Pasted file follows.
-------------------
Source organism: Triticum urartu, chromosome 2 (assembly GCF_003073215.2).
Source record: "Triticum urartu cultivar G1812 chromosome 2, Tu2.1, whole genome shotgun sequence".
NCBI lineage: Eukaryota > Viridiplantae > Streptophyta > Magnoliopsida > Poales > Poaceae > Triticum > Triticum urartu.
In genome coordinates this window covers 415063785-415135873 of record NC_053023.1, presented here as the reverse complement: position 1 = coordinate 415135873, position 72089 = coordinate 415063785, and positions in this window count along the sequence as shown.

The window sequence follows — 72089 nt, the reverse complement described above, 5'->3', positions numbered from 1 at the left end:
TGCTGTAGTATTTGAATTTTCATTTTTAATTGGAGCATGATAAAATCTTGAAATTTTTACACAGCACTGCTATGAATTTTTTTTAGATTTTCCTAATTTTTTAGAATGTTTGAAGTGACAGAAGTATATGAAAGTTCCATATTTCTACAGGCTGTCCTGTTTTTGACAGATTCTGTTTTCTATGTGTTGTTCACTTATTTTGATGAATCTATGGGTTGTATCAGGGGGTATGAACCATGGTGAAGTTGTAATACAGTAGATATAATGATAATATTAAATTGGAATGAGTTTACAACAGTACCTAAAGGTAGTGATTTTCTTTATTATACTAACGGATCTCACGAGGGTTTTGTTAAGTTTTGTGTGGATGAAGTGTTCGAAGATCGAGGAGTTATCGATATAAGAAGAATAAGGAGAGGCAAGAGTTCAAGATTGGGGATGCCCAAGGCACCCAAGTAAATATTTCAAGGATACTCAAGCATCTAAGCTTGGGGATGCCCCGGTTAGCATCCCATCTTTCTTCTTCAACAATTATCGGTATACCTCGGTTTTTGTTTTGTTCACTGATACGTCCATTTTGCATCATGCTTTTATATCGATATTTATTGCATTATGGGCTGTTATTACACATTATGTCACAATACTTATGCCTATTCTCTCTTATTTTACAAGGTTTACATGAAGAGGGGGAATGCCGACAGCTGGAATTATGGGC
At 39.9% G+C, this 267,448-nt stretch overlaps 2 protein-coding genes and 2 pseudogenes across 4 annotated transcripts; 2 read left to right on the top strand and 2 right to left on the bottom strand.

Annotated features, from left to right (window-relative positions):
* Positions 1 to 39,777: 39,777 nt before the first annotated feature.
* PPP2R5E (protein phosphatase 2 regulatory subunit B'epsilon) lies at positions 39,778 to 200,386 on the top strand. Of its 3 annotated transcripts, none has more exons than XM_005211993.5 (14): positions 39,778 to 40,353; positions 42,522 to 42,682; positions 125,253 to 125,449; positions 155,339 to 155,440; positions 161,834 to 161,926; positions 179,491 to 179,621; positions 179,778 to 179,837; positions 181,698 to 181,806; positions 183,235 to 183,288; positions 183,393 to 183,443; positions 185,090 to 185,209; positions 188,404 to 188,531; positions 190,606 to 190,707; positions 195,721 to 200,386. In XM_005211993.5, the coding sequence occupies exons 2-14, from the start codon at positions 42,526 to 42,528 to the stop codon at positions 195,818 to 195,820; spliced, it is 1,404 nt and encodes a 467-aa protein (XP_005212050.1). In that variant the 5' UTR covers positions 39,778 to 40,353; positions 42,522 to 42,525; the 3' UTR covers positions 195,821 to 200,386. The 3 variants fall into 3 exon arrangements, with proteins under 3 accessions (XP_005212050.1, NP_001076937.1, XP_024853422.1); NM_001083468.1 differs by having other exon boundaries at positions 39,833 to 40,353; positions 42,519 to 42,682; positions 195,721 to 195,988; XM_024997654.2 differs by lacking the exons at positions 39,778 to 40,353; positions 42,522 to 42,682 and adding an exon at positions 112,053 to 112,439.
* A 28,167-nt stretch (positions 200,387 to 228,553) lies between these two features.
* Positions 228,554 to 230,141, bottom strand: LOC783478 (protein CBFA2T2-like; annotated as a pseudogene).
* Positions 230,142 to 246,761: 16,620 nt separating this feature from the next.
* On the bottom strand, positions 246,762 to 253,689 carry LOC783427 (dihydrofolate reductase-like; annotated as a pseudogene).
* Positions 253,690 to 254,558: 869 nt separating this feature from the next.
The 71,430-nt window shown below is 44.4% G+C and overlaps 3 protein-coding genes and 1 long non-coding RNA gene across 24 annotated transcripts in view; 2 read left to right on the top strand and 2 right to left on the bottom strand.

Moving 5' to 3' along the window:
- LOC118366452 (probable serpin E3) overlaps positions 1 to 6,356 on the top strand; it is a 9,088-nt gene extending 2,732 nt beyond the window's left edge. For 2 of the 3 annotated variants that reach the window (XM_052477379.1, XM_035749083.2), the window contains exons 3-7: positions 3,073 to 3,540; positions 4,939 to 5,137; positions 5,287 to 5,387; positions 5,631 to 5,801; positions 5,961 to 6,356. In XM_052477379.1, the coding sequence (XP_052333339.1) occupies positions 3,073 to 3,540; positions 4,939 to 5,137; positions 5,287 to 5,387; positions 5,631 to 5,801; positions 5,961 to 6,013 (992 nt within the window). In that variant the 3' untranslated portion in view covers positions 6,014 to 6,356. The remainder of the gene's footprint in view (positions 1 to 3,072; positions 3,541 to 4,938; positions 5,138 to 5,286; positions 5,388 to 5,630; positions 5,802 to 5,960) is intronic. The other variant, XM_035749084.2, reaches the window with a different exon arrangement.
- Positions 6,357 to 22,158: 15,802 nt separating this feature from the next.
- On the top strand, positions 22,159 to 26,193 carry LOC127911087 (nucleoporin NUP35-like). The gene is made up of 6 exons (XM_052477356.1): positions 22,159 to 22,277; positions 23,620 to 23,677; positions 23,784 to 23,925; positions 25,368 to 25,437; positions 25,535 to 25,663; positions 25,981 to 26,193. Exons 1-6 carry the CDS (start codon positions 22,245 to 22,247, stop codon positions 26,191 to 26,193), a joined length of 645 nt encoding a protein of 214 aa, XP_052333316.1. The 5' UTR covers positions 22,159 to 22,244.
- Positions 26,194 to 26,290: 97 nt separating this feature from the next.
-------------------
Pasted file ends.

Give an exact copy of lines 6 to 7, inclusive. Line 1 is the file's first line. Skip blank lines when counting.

TGCTGTAGTATTTGAATTTTCATTTTTAATTGGAGCATGATAAAATCTTGAAATTTTTACACAGCACTGCTATGAATTTTTTTTAGATTTTCCTAATTTTTTAGAATGTTTGAAGTGACAGAAGTATATGAAAGTTCCATATTTCTACAGGCTGTCCTGTTTTTGACAGATTCTGTTTTCTATGTGTTGTTCACTTATTTTGATGAATCTATGGGTTGTATCAGGGGGTATGAACCATGGTGAAGTTGTAATACAGTAGATATAATGATAATATTAAATTGGAATGAGTTTACAACAGTACCTAAAGGTAGTGATTTTCTTTATTATACTAACGGATCTCACGAGGGTTTTGTTAAGTTTTGTGTGGATGAAGTGTTCGAAGATCGAGGAGTTATCGATATAAGAAGAATAAGGAGAGGCAAGAGTTCAAGATTGGGGATGCCCAAGGCACCCAAGTAAATATTTCAAGGATACTCAAGCATCTAAGCTTGGGGATGCCCCGGTTAGCATCCCATCTTTCTTCTTCAACAATTATCGGTATACCTCGGTTTTTGTTTTGTTCACTGATACGTCCATTTTGCATCATGCTTTTATATCGATATTTATTGCATTATGGGCTGTTATTACACATTATGTCACAATACTTATGCCTATTCTCTCTTATTTTACAAGGTTTACATGAAGAGGGGGAATGCCGACAGCTGGAATTATGGGC
At 39.9% G+C, this 267,448-nt stretch overlaps 2 protein-coding genes and 2 pseudogenes across 4 annotated transcripts; 2 read left to right on the top strand and 2 right to left on the bottom strand.